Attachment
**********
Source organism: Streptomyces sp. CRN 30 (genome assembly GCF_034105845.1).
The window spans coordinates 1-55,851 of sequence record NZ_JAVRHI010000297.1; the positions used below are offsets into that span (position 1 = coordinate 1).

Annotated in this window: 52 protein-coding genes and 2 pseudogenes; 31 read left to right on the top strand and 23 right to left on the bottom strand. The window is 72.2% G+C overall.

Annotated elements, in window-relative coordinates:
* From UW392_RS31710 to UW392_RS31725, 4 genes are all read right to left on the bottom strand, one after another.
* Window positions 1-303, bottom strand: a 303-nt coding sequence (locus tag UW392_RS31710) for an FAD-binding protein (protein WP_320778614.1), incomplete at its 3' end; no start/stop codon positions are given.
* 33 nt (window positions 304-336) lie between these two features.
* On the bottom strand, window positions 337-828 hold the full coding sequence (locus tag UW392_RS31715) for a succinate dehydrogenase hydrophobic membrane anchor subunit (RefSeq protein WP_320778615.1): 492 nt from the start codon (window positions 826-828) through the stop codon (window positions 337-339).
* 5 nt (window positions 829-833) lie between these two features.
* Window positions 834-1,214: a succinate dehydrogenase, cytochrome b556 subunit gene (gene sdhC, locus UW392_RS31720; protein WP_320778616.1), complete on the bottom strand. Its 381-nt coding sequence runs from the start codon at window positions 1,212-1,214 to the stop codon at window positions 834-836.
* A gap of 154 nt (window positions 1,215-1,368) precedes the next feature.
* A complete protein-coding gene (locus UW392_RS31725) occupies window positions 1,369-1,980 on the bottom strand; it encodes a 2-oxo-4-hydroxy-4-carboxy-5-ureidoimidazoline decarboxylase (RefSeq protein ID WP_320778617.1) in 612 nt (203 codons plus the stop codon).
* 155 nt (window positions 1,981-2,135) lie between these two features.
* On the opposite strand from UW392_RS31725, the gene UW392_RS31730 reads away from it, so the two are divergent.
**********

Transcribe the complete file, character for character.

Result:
Source organism: Streptomyces sp. CRN 30 (genome assembly GCF_034105845.1).
The window spans coordinates 1-55,851 of sequence record NZ_JAVRHI010000297.1; the positions used below are offsets into that span (position 1 = coordinate 1).

Annotated in this window: 52 protein-coding genes and 2 pseudogenes; 31 read left to right on the top strand and 23 right to left on the bottom strand. The window is 72.2% G+C overall.

Annotated elements, in window-relative coordinates:
* From UW392_RS31710 to UW392_RS31725, 4 genes are all read right to left on the bottom strand, one after another.
* Window positions 1-303, bottom strand: a 303-nt coding sequence (locus tag UW392_RS31710) for an FAD-binding protein (protein WP_320778614.1), incomplete at its 3' end; no start/stop codon positions are given.
* 33 nt (window positions 304-336) lie between these two features.
* On the bottom strand, window positions 337-828 hold the full coding sequence (locus tag UW392_RS31715) for a succinate dehydrogenase hydrophobic membrane anchor subunit (RefSeq protein WP_320778615.1): 492 nt from the start codon (window positions 826-828) through the stop codon (window positions 337-339).
* 5 nt (window positions 829-833) lie between these two features.
* Window positions 834-1,214: a succinate dehydrogenase, cytochrome b556 subunit gene (gene sdhC, locus UW392_RS31720; protein WP_320778616.1), complete on the bottom strand. Its 381-nt coding sequence runs from the start codon at window positions 1,212-1,214 to the stop codon at window positions 834-836.
* A gap of 154 nt (window positions 1,215-1,368) precedes the next feature.
* A complete protein-coding gene (locus UW392_RS31725) occupies window positions 1,369-1,980 on the bottom strand; it encodes a 2-oxo-4-hydroxy-4-carboxy-5-ureidoimidazoline decarboxylase (RefSeq protein ID WP_320778617.1) in 612 nt (203 codons plus the stop codon).
* 155 nt (window positions 1,981-2,135) lie between these two features.
* On the opposite strand from UW392_RS31725, the gene UW392_RS31730 reads away from it, so the two are divergent.